Chicago events could net him $1.5 million--Striding onto stage to "Sweet Home Chicago," U.S. Sen. Barack Obama told a group of young adults their generation can help "transform a nation" by supporting him for president.
"We won't just win an election, we will transform a nation," Obama told a group of 1,500 people at Union Station late Friday night.
The GEN BO (Generation Barack Obama) fund-raiser was one of four held in Chicago Friday, expected to net Obama about $1.5 million in campaign contributions in one day.
Obama also had a private fund-raiser at Carnivale in River West, attended by many prominent politicos. The Carnivale event originally was to be held at the Park West in Lincoln Park, but was switched after complaints from organized labor.
Two other fund-raisers were held in the homes of Vicki and Bruce Heyman and Alicia and Tim Mullen.
"This is a big day for Barack," Illinois Comptroller Dan Hynes said as he left the Carnivale fund-raiser. "This is home base for support."
Hynes said he plans to travel to Iowa this week to campaign for the Democratic candidate. On Saturday, Obama joined about 250 volunteers going door-to-door in Dubuque.
While Friday's events drew skilled politicians, they also attracted those who simply were considering giving Obama a hand.
"I have just been curious about him," said Audrey Williams, a 27-year-old advertising account executive from Lincoln Park who paid $100 to attend the Union Station fund-raiser. "I just wanted to learn more about him and his campaign. I might even get involved. I might knock on some doors. I'm not sure."
The fund-raiser, which featured celebrities like Jeremy Piven of HBO's "Entourage," was geared toward adults in their 20s and 30s like Williams. Piven was one of the speakers who introduced Obama, whose wife, Michelle, then brought him onstage.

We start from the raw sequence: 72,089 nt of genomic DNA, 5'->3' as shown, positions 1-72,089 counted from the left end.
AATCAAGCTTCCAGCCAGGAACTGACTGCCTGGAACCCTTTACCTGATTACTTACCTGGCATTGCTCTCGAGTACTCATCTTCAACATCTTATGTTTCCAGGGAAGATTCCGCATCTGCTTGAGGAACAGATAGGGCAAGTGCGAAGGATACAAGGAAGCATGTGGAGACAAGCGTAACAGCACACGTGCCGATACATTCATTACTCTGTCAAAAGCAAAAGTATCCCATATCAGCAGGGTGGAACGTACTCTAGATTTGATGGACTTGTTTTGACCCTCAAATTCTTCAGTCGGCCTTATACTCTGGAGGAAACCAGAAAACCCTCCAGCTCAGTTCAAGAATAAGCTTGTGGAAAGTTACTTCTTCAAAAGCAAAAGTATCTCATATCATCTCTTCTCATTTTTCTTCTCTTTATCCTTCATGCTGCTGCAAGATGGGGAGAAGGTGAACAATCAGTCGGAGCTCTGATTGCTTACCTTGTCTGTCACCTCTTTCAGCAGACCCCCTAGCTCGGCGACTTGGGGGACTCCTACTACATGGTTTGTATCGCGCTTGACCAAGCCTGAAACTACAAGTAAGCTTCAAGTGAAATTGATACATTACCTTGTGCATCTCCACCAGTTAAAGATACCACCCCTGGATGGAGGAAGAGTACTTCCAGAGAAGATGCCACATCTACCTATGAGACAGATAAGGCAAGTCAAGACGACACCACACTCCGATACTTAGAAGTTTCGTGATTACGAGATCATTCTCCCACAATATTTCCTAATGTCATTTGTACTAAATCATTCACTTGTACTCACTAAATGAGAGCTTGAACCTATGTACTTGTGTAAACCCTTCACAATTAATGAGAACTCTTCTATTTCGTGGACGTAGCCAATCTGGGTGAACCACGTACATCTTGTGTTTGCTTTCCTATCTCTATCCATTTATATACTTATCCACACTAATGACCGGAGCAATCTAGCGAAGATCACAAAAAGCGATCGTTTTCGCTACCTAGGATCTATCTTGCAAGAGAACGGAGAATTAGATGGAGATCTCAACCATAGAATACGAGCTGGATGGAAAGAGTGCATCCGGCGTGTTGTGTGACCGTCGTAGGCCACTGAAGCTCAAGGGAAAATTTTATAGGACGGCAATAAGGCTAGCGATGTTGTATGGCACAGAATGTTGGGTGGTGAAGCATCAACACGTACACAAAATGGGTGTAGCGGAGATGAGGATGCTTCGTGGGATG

Young and middle-aged
But not all attendees were of twenty-somethings.
Lynn Mangan, 52, an Orland Park housewife, paid $100 apiece for herself and three of her children.
"We just all like Barack Obama and want him to win," Mangan said.
Obama gave his campaign stump speech, stressing a wide range of issues from universal health care to ending the war in Iraq.
He also criticized President Bush, saying his presidential term "has been so bad that the entire world will breathe a sigh of relief" when it's over.
Obama pointed to the civil rights movement as an example that changes could occur, saying he had been criticized by the national media for his optimism in touting change.
Obama quipped that he had been labeled: "He is just a hope peddler."
"You are proof that people want some hope," he told those gathered.
It's stood at 11:48 for a few weeks, but we're inching the Obama Clock up to 11:49. He didn't win that New Hampshire debate, but he sure did better than last time. Then, a USA Today/Gallup poll found him tied with Clinton. It's out of whack with other polls. But hey, it can't hurt his fund-raising. And finally, that "quiet riot" speech about simmering despair among poor African Americans injected some sorely needed poetry into the contest.
Labels: barack obama, jeremy piven